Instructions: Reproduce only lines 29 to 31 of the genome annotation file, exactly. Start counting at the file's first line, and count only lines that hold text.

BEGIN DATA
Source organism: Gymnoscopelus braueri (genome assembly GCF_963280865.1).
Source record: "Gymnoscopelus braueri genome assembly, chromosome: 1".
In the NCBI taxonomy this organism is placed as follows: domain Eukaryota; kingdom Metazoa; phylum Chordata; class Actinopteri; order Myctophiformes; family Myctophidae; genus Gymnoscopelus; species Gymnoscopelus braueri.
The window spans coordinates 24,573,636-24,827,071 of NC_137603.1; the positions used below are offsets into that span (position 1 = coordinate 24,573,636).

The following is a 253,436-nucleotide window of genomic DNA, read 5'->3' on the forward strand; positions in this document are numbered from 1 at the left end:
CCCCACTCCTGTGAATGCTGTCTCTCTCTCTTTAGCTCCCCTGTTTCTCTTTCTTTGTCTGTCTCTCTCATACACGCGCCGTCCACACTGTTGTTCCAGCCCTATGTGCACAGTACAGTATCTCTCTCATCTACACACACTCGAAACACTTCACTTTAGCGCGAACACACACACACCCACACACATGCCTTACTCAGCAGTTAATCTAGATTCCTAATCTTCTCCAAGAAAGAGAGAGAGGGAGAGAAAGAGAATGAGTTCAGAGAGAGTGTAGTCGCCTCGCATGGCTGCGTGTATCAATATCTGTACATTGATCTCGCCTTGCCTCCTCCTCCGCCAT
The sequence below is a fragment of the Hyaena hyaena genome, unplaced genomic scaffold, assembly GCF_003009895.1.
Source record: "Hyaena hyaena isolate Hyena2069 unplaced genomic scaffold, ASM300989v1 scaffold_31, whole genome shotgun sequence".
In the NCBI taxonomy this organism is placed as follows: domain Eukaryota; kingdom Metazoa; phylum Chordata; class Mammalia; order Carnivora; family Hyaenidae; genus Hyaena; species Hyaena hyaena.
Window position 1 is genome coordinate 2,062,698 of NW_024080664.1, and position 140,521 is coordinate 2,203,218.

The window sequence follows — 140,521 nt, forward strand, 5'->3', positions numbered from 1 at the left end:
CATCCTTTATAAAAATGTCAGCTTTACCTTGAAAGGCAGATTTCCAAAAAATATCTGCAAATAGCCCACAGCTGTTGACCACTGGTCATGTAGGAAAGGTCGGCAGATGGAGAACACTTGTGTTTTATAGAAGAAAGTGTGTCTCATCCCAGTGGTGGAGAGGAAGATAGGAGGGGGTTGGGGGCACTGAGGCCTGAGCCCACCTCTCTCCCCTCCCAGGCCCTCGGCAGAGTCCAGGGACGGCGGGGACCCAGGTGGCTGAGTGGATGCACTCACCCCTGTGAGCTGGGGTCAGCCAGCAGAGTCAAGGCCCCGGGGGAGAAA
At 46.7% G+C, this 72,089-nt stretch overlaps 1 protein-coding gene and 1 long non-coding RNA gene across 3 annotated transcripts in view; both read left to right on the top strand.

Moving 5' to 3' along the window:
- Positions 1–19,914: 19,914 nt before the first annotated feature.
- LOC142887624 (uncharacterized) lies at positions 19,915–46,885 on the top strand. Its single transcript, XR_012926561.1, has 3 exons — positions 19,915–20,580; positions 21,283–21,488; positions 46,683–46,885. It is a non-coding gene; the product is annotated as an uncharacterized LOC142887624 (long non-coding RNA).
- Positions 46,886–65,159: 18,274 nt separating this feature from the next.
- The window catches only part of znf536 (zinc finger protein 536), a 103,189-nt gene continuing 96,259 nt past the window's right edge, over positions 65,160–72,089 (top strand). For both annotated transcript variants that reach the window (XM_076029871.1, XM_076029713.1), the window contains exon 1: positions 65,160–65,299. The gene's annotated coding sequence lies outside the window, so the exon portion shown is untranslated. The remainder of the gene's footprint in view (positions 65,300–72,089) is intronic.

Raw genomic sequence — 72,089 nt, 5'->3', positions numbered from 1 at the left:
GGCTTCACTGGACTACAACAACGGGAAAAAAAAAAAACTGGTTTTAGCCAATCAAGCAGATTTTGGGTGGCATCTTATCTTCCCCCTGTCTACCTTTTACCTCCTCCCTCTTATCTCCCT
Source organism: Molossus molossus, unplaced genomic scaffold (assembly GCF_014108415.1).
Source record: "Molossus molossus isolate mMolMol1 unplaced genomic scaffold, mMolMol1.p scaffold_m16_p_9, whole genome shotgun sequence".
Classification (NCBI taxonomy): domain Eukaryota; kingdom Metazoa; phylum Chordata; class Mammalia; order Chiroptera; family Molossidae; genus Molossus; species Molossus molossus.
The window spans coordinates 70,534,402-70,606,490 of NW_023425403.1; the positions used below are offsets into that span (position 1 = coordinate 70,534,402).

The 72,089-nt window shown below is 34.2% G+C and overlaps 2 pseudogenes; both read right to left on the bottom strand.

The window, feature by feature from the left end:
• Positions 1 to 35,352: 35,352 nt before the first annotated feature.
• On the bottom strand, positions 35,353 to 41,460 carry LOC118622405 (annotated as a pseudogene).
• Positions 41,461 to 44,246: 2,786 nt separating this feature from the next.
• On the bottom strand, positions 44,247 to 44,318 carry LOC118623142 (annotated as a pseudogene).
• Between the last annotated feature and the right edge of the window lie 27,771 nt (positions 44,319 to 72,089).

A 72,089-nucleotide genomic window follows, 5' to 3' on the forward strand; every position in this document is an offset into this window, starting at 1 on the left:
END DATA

• Positions 41,461 to 44,246: 2,786 nt separating this feature from the next.
• On the bottom strand, positions 44,247 to 44,318 carry LOC118623142 (annotated as a pseudogene).
• Between the last annotated feature and the right edge of the window lie 27,771 nt (positions 44,319 to 72,089).